Ugandan President Yoweri Museveni has expressed second thoughts over proposed anti-gay legislation, saying ‘the possibility of trade boycott’ could harshly impact the nation’s economic growth.
On Friday, in an editorial carried by a leading national daily, President Museveni said he supported a bill which would tackle the “promotion” of homosexuality to minors, but also said Uganda needed to take stock of its national interests before making a decision.
He wrote: “I supported the idea of punishing harshly those who lure minors into homosexuality. We should also punish harshly those who engage in homosexual prostitution.”
“Our scientists argued that all homosexuality was by nurture not nature. On the basis of that, I agreed to sign the bill, although some people still contest that understanding.”
However, he added, “it is about us deciding what is best for our country in the realm of foreign trade, which is such an important stimulus for growth and transformation that it has no equal.”
President Museveni said he feared “the possibility of trade boycott by Western companies under the pressure of the homosexual lobbies in the West.”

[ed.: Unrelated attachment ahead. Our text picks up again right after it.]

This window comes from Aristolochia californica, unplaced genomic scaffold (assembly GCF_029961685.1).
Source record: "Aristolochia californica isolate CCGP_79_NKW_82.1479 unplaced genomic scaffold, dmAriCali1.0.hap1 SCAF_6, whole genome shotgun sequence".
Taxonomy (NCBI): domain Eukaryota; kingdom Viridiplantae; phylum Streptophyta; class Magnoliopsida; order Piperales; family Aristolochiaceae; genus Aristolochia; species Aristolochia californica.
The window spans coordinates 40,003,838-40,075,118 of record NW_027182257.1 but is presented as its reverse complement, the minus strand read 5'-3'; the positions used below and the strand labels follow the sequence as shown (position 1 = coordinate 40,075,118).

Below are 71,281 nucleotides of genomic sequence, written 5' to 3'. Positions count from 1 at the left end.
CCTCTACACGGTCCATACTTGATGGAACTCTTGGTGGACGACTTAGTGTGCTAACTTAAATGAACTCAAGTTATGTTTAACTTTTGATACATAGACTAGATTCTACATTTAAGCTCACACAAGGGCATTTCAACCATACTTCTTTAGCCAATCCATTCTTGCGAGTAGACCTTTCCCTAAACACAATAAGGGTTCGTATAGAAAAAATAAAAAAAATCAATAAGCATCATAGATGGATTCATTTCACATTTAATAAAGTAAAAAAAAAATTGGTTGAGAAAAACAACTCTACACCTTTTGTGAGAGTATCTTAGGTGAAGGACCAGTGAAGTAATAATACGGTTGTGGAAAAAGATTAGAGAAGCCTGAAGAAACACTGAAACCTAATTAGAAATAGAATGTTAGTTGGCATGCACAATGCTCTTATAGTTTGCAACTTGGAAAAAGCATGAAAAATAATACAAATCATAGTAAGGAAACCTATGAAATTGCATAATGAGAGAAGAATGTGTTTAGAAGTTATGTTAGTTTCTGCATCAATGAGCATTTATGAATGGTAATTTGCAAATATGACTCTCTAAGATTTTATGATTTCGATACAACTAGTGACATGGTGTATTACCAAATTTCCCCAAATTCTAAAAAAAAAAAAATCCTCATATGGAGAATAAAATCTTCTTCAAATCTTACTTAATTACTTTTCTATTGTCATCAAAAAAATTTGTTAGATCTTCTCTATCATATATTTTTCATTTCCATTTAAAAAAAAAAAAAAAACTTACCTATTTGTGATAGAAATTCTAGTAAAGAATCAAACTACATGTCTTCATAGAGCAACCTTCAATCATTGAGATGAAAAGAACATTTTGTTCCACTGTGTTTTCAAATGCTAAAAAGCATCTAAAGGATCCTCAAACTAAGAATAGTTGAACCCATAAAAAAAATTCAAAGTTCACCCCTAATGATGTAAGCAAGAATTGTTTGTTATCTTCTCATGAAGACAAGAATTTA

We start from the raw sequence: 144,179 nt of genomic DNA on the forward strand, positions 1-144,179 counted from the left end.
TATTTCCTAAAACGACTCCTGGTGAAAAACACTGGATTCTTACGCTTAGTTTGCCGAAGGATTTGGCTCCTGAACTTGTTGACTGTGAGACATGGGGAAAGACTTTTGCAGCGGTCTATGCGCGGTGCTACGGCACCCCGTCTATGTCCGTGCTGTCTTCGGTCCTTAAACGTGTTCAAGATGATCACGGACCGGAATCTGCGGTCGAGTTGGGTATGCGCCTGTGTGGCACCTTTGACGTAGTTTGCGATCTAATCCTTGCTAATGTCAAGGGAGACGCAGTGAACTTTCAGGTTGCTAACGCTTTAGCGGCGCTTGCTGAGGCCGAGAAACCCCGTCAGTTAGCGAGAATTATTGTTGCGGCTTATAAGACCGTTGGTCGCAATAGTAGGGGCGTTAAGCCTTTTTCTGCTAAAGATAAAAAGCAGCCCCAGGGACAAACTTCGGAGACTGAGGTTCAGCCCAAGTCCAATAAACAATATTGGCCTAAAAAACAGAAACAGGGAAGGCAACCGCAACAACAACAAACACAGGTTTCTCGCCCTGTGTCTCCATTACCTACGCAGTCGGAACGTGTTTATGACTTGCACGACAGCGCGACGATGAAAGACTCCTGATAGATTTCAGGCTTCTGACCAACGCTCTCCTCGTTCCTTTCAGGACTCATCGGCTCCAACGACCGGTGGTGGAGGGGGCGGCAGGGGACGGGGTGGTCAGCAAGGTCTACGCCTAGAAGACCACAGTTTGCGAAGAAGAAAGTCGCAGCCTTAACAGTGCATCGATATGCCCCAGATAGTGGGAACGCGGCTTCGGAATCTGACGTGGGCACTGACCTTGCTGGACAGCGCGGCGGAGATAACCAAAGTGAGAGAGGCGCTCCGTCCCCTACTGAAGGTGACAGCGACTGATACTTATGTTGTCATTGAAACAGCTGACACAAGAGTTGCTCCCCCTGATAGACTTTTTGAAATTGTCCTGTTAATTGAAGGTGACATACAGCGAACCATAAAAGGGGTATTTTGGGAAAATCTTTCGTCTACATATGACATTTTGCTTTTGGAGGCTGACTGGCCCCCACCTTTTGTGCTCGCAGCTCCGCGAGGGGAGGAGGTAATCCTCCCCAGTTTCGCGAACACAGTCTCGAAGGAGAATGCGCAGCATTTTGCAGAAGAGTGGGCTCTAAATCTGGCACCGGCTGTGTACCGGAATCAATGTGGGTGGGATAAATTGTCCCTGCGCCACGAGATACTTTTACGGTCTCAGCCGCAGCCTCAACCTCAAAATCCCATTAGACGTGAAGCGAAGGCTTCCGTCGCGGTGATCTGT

“It is now an issue of a snake in a clay cooking pot. We want to kill the snake, but we do not want to break the pot. We want to protect our children from homosexuality, but we do not want to kill our trade opportunities.
“That now forces us to disassemble this whole issue.”
In August, the country’s Constitutional Court struck down the draconian Anti-Homosexuality Bill which called for repeat offenders to be sentenced to 14 years in prison and made it a criminal offence not to report someone for being gay.
The new version of the law is likely to tackle the “promotion” of homosexuality, after President Yoweri Museveni reportedly asked for an amendment to avoid targeting “consenting homosexuals”.